Researchers from the U.S., China and Australia have found an epigenetic marker (or rather the lack of one) that could tip off doctors to the shift from normal skin cells to melanoma, potentially allowing for better screening and earlier diagnosis and treatment. It could also give clues to the outcomes for the patients.
The National Institutes of Health cite melanoma as the most dangerous type of skin cancer and the leading cause of death from skin disease. While the chance of skin cancer is greater in older people, young people are increasingly developing the disease, especially those who have fair skin or who have been exposed to the sun frequently through work or leisure activities.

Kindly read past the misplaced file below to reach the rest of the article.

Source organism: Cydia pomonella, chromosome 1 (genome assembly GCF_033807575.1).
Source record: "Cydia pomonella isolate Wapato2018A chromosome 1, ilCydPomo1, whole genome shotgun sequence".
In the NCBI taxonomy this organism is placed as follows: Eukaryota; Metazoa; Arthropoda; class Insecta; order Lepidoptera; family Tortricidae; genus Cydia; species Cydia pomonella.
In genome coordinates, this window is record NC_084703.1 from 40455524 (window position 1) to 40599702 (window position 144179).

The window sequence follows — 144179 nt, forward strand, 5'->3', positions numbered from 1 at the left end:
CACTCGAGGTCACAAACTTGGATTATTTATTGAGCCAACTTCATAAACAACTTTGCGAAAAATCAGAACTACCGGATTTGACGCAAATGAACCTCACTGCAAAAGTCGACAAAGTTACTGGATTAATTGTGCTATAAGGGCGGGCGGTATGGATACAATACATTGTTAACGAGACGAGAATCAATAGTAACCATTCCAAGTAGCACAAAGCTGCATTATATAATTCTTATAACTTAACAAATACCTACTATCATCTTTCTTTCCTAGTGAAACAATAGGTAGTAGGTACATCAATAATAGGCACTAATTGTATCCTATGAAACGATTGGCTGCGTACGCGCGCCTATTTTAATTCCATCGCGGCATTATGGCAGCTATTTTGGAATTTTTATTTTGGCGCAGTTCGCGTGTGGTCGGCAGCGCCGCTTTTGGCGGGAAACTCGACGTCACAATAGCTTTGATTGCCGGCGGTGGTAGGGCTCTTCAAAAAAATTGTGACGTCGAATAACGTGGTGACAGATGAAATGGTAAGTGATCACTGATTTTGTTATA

Using genome-wide mapping, the researchers found that methyl groups (5-hmC) normally found on the DNA in healthy pigment-producing skin cells and cells in benign moles were missing in melanoma cells, and this loss was a marker of malignant melanoma. This is known as an epigenetic change because it affects the DNA expression without changing the code itself.
"[This is] an exciting new connection between the loss of a specific chemical mark in the genome and the development of melanoma," said Anthony Carter of the NIH. "This work is a prime example of how basic research on mechanisms of epigenetic regulation can yield clinically significant insights that hold great promise for diagnosing and treating cancer."
Treating malignant melanoma cells with enzymes that trigger 5-hmC formation stopped cell growth, suggesting that as well as a diagnostic marker, this change could also be a potential drug target.
- read the press release
- see the abstract